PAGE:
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- 1 Characterizing a regular temperament
- 2 Translation between methods of specifying temperaments
- 3 The Geometry of Regular Temperaments
Characterizing a regular temperament
This uses multilinear algebra to define a unique reduced wedge product uniquely associated to the abstract regular temperament. The intervals of the temperament, as an abstract group, may be defined by the interior product of a wedgie for a p-limit temperament with the p-limit monzos.
For example, using "∨" to represent the interior product, we have mir = <<6 -7 -2 -25 -20 15|| for the wedgie of 7-limit miracle. Then the interior product mir ∨ |1 0 0 0> is <0 -6 7 2|, with 15/14 we get mir ∨ |-1 1 1 -1> which is <1 1 3 3|, and with 16/15 we get mir ∨ |4 -1 -1 0> which is also <1 1 3 3|; <1 1 3 3| tempers out the commas of miracle as well as 15/14 (or equivalently 16/15), sending them to the unison. The interior product forces an additional comma into a multival, lowering the rank by one. When we do this to a wedgie, we obtain a multival of rank one less, which has all the commas of the wedgie plus an additional comma, the interval we want to represent.
As explained on the interior product page, if W is the r-wedgie defining the rank r temperament, then the tuning of map for the temperament can be defined via an (r-1)-multimonzo V which has the property that for every JI interval q, the tempered value of q is given by the dot product (W∨q) • V.
Given a list of vals, we may saturate it and reduce it using the Hermite normal form to a normal val list, which canonically represents the abstract temperament. Applying the vals successively (an operation we may regard as a matrix multiplication if we like) to a rational interval gives an element in an abelian group representing the notes of the temperament. For example, the normal val list for 7-limit miracle is [<1 1 3 3|, <0 6 -7 -2|] and applying this to the monzo for either 16/15 or 15/14 leads to [0 1].
Given any list of monzos, or any list of vals, we may compute the associated Frobenius projection map. This corresponds uniquely with an abstract regular temperament. The intervals of the abstract temperament may be defined via multiplication by the projection map, leading to fractional monzos which are actually the tunings of these intervals in Frobenius tuning. However, using the Frobenius projection map to define the abstract temperament by no means commits us to Frobenius tuning.
A relatively concrete approach, but one which is not canonically defined, is to define a transversal for the temperament by giving generators for a just intonation subgroup which when tempered becomes the notes of the temperament.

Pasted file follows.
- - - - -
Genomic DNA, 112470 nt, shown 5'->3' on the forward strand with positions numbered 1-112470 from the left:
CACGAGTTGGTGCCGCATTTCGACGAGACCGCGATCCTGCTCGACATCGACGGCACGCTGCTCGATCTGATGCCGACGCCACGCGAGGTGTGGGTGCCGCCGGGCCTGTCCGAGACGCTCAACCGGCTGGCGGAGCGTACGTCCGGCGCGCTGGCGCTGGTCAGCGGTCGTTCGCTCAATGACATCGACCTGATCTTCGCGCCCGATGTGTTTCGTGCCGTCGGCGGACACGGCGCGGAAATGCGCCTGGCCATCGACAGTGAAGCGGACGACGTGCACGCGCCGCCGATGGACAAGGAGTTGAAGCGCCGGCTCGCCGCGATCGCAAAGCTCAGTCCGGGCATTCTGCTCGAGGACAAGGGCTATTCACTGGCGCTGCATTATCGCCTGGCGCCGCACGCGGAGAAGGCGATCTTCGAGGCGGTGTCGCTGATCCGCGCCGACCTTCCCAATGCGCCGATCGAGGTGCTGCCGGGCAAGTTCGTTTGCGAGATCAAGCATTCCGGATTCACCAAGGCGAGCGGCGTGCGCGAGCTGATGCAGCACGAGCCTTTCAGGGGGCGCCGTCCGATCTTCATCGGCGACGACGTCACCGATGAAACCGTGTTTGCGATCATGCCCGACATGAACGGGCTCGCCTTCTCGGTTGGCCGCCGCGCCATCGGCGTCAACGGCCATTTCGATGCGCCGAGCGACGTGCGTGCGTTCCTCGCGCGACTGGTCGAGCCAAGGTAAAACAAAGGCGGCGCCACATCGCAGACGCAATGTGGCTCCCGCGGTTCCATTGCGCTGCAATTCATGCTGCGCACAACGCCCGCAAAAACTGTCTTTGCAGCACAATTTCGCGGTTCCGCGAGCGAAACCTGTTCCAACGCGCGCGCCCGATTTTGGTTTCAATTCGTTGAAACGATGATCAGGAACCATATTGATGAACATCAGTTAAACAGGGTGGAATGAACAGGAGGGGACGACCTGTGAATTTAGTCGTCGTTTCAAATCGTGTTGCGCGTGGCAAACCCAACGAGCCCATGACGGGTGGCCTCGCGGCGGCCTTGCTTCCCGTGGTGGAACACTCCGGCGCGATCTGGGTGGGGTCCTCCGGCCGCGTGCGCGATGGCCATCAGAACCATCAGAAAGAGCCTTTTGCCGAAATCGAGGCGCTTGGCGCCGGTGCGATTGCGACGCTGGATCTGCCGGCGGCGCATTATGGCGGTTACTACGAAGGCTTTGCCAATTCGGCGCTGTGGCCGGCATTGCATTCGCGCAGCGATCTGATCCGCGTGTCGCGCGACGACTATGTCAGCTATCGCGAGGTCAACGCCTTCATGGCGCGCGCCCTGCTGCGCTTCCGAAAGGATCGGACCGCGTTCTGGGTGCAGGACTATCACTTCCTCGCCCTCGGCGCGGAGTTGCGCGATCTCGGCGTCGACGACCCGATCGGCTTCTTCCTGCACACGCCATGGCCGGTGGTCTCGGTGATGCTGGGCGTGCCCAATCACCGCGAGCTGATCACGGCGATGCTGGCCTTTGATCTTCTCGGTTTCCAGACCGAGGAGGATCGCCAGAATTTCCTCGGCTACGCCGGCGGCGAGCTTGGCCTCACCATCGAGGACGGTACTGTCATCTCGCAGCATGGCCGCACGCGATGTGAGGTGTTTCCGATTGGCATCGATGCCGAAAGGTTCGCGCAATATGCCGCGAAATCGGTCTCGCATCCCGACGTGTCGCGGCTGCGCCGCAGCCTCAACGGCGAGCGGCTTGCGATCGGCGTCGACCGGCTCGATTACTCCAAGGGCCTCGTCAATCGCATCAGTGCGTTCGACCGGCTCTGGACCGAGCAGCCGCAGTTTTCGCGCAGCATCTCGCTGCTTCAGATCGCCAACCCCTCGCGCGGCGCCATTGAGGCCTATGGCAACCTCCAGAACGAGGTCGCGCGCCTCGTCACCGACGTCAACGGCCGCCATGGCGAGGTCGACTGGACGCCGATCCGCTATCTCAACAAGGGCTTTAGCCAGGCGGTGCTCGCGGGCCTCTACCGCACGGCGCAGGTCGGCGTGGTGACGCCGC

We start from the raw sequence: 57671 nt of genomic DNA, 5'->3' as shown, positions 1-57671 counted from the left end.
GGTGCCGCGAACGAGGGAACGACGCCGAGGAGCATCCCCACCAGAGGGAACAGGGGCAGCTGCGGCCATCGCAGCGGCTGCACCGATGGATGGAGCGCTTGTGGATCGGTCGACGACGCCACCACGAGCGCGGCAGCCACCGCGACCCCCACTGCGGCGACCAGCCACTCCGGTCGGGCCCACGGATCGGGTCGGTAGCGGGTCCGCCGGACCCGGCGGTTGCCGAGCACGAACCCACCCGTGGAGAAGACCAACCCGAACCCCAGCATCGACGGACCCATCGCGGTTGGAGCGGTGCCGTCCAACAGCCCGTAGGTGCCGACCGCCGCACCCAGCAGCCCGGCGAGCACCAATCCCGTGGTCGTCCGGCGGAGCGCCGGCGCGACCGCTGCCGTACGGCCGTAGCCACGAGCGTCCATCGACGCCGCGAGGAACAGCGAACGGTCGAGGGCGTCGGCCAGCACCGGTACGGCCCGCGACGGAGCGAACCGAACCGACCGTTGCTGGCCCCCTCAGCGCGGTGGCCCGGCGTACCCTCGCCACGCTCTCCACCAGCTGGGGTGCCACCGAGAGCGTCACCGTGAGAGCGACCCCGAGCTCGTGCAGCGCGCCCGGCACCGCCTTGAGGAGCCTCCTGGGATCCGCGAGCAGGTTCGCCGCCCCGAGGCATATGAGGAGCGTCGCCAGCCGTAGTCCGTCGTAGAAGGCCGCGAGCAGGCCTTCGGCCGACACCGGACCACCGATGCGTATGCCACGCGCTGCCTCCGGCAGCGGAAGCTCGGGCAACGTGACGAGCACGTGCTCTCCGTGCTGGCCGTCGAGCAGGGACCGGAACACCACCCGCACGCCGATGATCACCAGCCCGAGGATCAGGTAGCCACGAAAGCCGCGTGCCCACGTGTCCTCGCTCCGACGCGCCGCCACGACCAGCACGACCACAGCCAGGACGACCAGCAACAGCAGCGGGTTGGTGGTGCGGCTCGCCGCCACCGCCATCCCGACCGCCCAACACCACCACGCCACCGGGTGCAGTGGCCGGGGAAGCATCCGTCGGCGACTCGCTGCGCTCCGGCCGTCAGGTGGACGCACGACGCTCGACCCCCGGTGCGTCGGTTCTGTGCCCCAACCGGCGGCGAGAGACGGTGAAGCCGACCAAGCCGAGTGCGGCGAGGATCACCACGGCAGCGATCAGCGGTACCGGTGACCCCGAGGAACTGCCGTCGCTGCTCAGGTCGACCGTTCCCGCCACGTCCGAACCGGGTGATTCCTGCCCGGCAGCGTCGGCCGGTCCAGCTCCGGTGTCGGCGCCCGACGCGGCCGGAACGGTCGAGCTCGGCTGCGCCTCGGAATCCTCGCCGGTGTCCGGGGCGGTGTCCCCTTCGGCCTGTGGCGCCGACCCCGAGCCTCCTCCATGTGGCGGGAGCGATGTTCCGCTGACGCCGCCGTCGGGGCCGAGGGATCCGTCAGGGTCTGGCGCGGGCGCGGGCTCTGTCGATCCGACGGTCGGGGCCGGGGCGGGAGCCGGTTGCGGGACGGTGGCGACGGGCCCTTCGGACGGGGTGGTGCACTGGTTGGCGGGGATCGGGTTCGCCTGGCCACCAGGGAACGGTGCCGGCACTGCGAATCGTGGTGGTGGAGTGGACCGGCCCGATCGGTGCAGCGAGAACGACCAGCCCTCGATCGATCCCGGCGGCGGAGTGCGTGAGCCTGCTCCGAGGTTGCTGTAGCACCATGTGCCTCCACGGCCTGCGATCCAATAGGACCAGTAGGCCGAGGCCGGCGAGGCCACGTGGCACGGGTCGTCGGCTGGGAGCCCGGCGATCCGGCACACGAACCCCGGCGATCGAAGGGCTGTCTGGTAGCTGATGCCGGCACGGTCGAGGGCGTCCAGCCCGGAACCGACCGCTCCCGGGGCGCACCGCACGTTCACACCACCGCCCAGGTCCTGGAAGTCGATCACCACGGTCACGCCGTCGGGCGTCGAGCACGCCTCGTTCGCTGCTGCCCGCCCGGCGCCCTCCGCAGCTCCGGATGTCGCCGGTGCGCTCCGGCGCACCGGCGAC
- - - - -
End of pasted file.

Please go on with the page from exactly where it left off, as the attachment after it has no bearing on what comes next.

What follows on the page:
For example, for miracle temperament [2, 15/14] defines a rank two 7-limit subgroup whose normal interval list is [2, 15/7]. We might also use [2, 16/15], with a normal interval list [2, 15]. When tempered by miracle, [2, 15/14] and [2, 16/15] lead to the same notes; hence we can use either for a transversal. Either pair may be considered a generating set for the abstract temperament.
The normal comma list uniquely defines the abstract temperament, and has the advantage of showing family relationships even more clearly than the normal val list. Intervals of the temperament may be defined after computing another means of representing the temperament such as the normal val list.
It should be noted that, when attempting to specify a temperament by creating a normal list of commas, the list needs to be checked for torsion. Otherwise, the generated kernel does not represent a valid temperament, but rather a pathological object in which the square (or cube, etc) of a comma can vanish, but not the comma itself.
If you have a routine which will compute the reduced row echelon form of a matrix with rows consisting of vals using rational number arithmetic, this can be computed and any rows consisting of the zero val stripped off. The result is a unique identifier for the abstract temperament which is closely related to the normal val list. The intervals of the abstract temperament may be found in the same way, by applying the mappings (which are fractional vals) to monzos; or put in another way, by matrix multiplication of the monzos by the reduced row echelon form matrix.
For example, if we feed [<22 35 51 62|, <31 49 72 87|, <84 133 195 236|] into a reduced row echelon form routine, we obtain [<1 0 3 1|, <0 1 -3/7 8/7|, <0 0 0 0|]. Stripping off the zero val in the final row, we get E = [<1 0 3 1|, <0 1 -3/7 8/7|]. The monzo for 7/6 is |-1 -1 0 1>, and |-1 -1 0 1>E* = [0 1/7]. Multiply by |1 0 0 0>, the val for 2, and the result is |1 0 0 0>E*, which is [1 0]. We have in fact 7-limit orwell temperament, with period 2 and generator approximately 7/6.